2. It takes time and thought to create a style that is recognizable as your own. I think most people aren’t interested in photography enough to bother, or are too insecure so they just copy someone else. But there are still lots of good photographers on G+ who do things their way and are slowly becoming true masters of their chosen genre, process, subject matter, and style, one photo at a time. Not every photo will be a masterpiece, and frankly I think the very best photos need to age a bit on the hard drive or online album before they really rise above the rest. Its fascinating to see you or Douglas Knisely re-process an image or dig up an old photo that previously didn’t make the cut. Those are just two recent examples; it happens all the time.

    Theme collections are tough: the theme that ties the collection together also removes one of the avenues of originality. At some point even an excellent photo won’t garner attention if it was preceded by a stream of lesser photos on the same subject. That’s exactly why HDR and max contrast/saturation photos get such attention: they literally outshine the rest. In any case all of those photos are taken out of context with regard to each individual photographer’s body of work and development, so really all you can say is “nice shot” unless the photographer has posted a back story for the image and not just a pile of hashtags.

    1. I totally agree with you. Ansel Adams’ sayings make more and more sense the longer I’m photographing: “Twelve significant photographs in any one year is a good crop.”

      I hear you with the themed collections (I get it! Too many dune photos!:-) but I like the challenge of creating a larger and (hopefully) consistent body of work. Which is pretty much impossible with color photos for me yet, I’d like to add.

  3. All true, but also true of almost every hobby (quilting, sewing, music, painting, gardening, backyard birding, coin collecting, stamp collecting, reading/book clubs, …)… All of it is just for fun, education, and personal gratification. We all focus on photo sharing, but Pinterest has grown massively popular for sharing almost any interest that can be captured in electronic media. My point is that all these activities are GOOD for you (assuming that you enjoy them). Obsessing or seeking praise and conditional love for your efforts is unhealthy, for sure.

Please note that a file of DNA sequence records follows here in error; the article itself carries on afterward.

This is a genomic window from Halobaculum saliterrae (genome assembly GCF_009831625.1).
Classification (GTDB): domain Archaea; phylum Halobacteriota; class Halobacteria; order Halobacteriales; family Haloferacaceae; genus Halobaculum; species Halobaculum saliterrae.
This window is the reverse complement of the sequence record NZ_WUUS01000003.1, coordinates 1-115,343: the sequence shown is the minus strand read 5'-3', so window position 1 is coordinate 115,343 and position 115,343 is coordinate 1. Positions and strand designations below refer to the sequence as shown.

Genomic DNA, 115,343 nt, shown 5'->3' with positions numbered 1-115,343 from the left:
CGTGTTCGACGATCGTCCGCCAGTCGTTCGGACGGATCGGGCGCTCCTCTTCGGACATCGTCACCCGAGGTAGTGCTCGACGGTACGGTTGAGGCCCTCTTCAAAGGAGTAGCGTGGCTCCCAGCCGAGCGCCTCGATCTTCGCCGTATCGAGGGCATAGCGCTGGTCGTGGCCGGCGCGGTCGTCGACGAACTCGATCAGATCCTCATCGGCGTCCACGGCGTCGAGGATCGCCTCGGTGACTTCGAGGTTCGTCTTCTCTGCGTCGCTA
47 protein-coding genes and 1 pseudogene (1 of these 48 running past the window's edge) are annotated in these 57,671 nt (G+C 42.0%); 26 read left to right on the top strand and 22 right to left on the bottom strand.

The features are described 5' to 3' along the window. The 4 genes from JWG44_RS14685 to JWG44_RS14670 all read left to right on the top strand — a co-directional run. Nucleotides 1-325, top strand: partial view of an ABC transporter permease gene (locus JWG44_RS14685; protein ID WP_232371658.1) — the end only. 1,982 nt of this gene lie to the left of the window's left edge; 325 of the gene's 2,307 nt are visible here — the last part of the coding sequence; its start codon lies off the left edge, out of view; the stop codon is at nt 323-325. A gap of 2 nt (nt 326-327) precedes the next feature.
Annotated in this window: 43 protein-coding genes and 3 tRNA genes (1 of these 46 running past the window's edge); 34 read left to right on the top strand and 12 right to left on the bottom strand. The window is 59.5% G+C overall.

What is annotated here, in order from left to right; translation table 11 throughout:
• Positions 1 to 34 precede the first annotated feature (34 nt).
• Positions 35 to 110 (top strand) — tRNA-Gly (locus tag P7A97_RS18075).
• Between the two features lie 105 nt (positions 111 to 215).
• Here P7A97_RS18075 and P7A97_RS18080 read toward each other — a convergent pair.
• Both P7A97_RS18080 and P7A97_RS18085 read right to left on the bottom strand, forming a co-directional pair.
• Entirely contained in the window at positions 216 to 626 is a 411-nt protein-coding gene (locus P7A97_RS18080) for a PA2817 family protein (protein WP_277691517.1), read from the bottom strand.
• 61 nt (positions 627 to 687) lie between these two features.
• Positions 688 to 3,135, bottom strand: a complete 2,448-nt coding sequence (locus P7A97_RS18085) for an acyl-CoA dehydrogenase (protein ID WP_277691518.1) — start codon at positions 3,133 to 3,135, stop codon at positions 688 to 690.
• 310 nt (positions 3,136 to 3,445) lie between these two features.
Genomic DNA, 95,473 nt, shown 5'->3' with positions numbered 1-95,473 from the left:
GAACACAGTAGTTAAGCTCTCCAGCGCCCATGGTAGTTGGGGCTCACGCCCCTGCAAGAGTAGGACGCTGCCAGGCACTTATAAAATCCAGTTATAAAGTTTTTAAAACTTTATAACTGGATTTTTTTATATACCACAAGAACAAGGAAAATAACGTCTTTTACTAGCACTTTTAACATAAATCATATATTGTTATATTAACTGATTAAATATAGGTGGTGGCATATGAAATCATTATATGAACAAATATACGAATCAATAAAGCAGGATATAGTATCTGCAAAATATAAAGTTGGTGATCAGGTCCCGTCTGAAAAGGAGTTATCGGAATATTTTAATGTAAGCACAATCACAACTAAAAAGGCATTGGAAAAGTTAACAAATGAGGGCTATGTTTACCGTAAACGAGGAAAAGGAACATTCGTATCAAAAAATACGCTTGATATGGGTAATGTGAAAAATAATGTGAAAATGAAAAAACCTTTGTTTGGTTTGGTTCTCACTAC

Finding a small set of “regulars” who look at each others’ photos with genuine interest and occasionally share a real winner is rather rewarding. Finding serious critique to help you grow and advance is almost possible. If I actually wanted that, I would have to pony up the big bucks and take Jay Maisel’s ass-kicking class. :)

  4. Yes, if a photograph is worth more than a cursory glance, it’s worth talking about! Unless of course you prefer to live in a closet and have no interaction with other humans. Whether it’s reading a book, or attending a concert, the same idea presents itself. Do we read a book and just conclude, “nice story”? No, we say how disappointed we were to read that the nice guy got shot, and if he had just stayed away from the church where the jealous guy’s wife attended, that he’d still be alive. The trouble with photography is very few people know how to express verbally their reaction to an image. They don’t know how to read a photograph. But that doesn’t mean that every photograph, just because it’s not a totally new and innovative composition, can’t be discussed as if it were a book or a song.

    1. It is so much easier to make a photo than to write a book or a song, and that makes the amount of trivial and mundane photos very high.

      I’m not saying that there’s no photos worth talking about. I was looking at it from the perspective of someone wanting to provide more in depth, positive feedback on photos.

      When I judged the monthly competition of your camera club I was allowed to provide critique. But if I want to provide positive feedback on good photos I have to look very hard for something truly worth talking about today.

  5. Has technology made photography passe’ as an art form?
    Unlike most other art forms, once the camera and its shortcomings are learned, it is a matter of employing good composition sense to make a good piece.
    That’s it. (Over-simplified…I know)

    No other art form is managed this way. Even digital graphic art requires good hand-eye skills.

    That still leaves the artist with a standard that is actually not new. If the piece lacks the components of a juror’s list of qualifications, then it falls short.

    My answer to the question is no. Photography is still a very powerful art form. There are just more photographers than ever before historically ( I am part of the tsunami). If suddenly paintbrushes and paint were usable by simply selecting some settings and allowing the brush/paints to do the work conceived in the mind, it would be easier, and more people would be doing it. SO many more that it too would become unbearable. The end results however would still be limited to the artist, and a sea of beautifully average works would flood the world.

    Maybe there aren’t too many photographers and photographs, maybe we just have access to too many…(a personal projection).

    Not sure about your journey, but mine is about eight years old. Early on, my firsts were exciting and so motivating. I thought I was somebody with what I was doing…very foolish, I know. Over time, as I became part of different photo communities, it all became overwhelming. I have since pared down my presence and started to just make my work fairly quietly…for me. I think this story represents many new photographers.

  6. Sometimes “nice shot” is enough. Another great article Alex-you always get me to thinking

Leave a Reply